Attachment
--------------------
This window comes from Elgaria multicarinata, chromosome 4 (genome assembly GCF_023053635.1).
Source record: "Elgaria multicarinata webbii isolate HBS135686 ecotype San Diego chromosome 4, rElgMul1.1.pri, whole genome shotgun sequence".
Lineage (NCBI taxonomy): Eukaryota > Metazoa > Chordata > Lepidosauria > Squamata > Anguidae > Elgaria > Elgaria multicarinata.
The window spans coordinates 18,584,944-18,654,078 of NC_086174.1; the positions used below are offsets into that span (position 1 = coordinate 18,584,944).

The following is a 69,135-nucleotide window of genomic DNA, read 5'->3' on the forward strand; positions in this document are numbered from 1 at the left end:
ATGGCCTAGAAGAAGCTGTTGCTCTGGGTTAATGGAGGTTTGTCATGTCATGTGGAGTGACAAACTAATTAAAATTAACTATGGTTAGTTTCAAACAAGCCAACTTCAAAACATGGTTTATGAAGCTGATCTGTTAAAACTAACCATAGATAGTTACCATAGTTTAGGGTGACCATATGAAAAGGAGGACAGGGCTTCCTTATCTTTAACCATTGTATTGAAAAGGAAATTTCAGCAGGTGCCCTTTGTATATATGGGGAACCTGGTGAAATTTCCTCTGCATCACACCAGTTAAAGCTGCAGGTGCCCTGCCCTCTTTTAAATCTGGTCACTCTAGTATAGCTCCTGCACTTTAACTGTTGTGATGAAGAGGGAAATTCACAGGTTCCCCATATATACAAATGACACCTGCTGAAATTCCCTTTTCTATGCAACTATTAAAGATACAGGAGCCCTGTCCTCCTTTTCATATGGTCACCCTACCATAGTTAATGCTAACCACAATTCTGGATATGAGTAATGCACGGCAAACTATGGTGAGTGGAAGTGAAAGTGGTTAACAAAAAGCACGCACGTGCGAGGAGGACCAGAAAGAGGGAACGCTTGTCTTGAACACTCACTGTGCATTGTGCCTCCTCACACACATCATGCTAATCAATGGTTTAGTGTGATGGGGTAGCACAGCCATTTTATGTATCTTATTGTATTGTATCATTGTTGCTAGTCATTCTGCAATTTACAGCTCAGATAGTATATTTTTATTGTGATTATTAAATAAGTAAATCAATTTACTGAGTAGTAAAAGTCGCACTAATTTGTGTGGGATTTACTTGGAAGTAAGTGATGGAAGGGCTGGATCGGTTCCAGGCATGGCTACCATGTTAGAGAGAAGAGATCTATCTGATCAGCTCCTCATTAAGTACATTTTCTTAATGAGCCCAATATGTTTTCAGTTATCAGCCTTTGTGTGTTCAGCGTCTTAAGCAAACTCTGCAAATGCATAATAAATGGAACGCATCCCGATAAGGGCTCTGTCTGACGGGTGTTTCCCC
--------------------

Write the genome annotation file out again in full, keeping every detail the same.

This window comes from Elgaria multicarinata, chromosome 4 (genome assembly GCF_023053635.1).
Source record: "Elgaria multicarinata webbii isolate HBS135686 ecotype San Diego chromosome 4, rElgMul1.1.pri, whole genome shotgun sequence".
Lineage (NCBI taxonomy): Eukaryota > Metazoa > Chordata > Lepidosauria > Squamata > Anguidae > Elgaria > Elgaria multicarinata.
The window spans coordinates 18,584,944-18,654,078 of NC_086174.1; the positions used below are offsets into that span (position 1 = coordinate 18,584,944).

The following is a 69,135-nucleotide window of genomic DNA, read 5'->3' on the forward strand; positions in this document are numbered from 1 at the left end:
ATGGCCTAGAAGAAGCTGTTGCTCTGGGTTAATGGAGGTTTGTCATGTCATGTGGAGTGACAAACTAATTAAAATTAACTATGGTTAGTTTCAAACAAGCCAACTTCAAAACATGGTTTATGAAGCTGATCTGTTAAAACTAACCATAGATAGTTACCATAGTTTAGGGTGACCATATGAAAAGGAGGACAGGGCTTCCTTATCTTTAACCATTGTATTGAAAAGGAAATTTCAGCAGGTGCCCTTTGTATATATGGGGAACCTGGTGAAATTTCCTCTGCATCACACCAGTTAAAGCTGCAGGTGCCCTGCCCTCTTTTAAATCTGGTCACTCTAGTATAGCTCCTGCACTTTAACTGTTGTGATGAAGAGGGAAATTCACAGGTTCCCCATATATACAAATGACACCTGCTGAAATTCCCTTTTCTATGCAACTATTAAAGATACAGGAGCCCTGTCCTCCTTTTCATATGGTCACCCTACCATAGTTAATGCTAACCACAATTCTGGATATGAGTAATGCACGGCAAACTATGGTGAGTGGAAGTGAAAGTGGTTAACAAAAAGCACGCACGTGCGAGGAGGACCAGAAAGAGGGAACGCTTGTCTTGAACACTCACTGTGCATTGTGCCTCCTCACACACATCATGCTAATCAATGGTTTAGTGTGATGGGGTAGCACAGCCATTTTATGTATCTTATTGTATTGTATCATTGTTGCTAGTCATTCTGCAATTTACAGCTCAGATAGTATATTTTTATTGTGATTATTAAATAAGTAAATCAATTTACTGAGTAGTAAAAGTCGCACTAATTTGTGTGGGATTTACTTGGAAGTAAGTGATGGAAGGGCTGGATCGGTTCCAGGCATGGCTACCATGTTAGAGAGAAGAGATCTATCTGATCAGCTCCTCATTAAGTACATTTTCTTAATGAGCCCAATATGTTTTCAGTTATCAGCCTTTGTGTGTTCAGCGTCTTAAGCAAACTCTGCAAATGCATAATAAATGGAACGCATCCCGATAAGGGCTCTGTCTGACGGGTGTTTCCCC